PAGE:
Robert L. Peters

16 September 2008

1960s Braun foretells Apple’s future?



Winnipeg, Canada

I had a pleasant outdoor lunch at the Forks with old friend Gary Ludwig yesterday (Creative Director at Interbrand in Toronto, back in the ‘Peg for the weekend bar mitzvah of a friend’s son) and the inimitable(?) Dieter Rams came up in conversation. A discussion ensued regarding the intrinsic qualites imbued in Rams’ remarkable products designed for Braun in the 1960s and ’70s (I still use my ergonomically-perfect 30+ year-old Braun ET66 calculator daily—not even a change of batteries in three decades!), and Gary mentioned an article he had seen on Gizmodo recently that reveals the uncanny design similarity between Apple’s products today and Braun products from when we were kids.

When Gary returned to Toronto last night he sent me the link—here are Dieter Rams’ ‘10 principles for good design’ as often cited by Jonathan Ive (the “genius” designer behind Apple’s successful products):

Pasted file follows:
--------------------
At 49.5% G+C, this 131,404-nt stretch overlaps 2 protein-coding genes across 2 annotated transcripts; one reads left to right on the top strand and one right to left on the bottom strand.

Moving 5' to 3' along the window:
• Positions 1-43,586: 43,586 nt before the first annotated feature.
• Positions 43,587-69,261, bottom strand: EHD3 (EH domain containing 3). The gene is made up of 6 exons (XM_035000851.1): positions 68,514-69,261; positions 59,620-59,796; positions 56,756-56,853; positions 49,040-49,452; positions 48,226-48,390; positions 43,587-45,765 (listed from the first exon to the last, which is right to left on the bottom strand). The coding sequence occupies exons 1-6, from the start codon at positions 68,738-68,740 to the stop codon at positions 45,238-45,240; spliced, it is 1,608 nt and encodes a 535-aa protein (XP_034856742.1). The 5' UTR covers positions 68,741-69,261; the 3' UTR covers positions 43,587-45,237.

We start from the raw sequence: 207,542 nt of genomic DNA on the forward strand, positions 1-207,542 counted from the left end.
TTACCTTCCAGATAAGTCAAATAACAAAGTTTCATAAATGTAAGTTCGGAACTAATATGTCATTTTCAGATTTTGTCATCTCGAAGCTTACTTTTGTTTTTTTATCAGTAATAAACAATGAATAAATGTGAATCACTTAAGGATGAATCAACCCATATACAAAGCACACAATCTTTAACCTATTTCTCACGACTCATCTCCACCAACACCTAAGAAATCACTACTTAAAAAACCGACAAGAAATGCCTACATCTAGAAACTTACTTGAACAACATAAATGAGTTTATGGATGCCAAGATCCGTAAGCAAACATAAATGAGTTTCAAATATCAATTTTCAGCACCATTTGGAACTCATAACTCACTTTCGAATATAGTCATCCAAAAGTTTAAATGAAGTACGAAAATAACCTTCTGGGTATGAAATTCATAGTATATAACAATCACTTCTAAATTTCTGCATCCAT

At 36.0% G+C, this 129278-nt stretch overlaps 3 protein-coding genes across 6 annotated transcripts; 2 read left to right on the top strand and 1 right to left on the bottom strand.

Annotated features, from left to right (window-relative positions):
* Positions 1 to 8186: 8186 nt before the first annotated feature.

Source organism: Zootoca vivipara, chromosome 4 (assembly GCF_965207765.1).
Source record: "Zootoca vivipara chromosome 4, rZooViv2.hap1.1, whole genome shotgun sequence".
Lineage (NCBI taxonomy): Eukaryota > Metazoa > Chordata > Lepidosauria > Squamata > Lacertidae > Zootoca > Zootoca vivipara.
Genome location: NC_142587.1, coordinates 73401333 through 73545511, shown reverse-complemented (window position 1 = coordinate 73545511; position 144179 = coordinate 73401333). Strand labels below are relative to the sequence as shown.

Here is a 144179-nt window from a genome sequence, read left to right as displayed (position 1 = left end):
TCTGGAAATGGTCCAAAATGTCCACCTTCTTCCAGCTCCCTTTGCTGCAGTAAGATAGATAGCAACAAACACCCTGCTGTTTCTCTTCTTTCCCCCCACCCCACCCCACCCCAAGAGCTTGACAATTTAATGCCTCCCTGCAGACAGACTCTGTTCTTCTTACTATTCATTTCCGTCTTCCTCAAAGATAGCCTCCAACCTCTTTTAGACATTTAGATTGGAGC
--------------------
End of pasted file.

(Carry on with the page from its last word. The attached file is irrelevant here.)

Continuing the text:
• Good design is innovative.

• Good design makes a product useful.

• Good design is aesthetic.

• Good design helps us to understand a product.

• Good design is unobtrusive.

• Good design is honest.

• Good design is durable.

• Good design is consequent to the last detail.

• Good design is concerned with the environment.

• Good design is as little design as possible.

(Thanks, Gary).

Images: Some direct design comparisons between the Braun products by Rams and the Apple products by Ives. The interface of the new iPhone looks remarkably like my old Braun calculator (which I wouldn’t part with even if you offered me an iPhone in exchange). “Homage? Evolution? Rip-off? Decide for yourself…”

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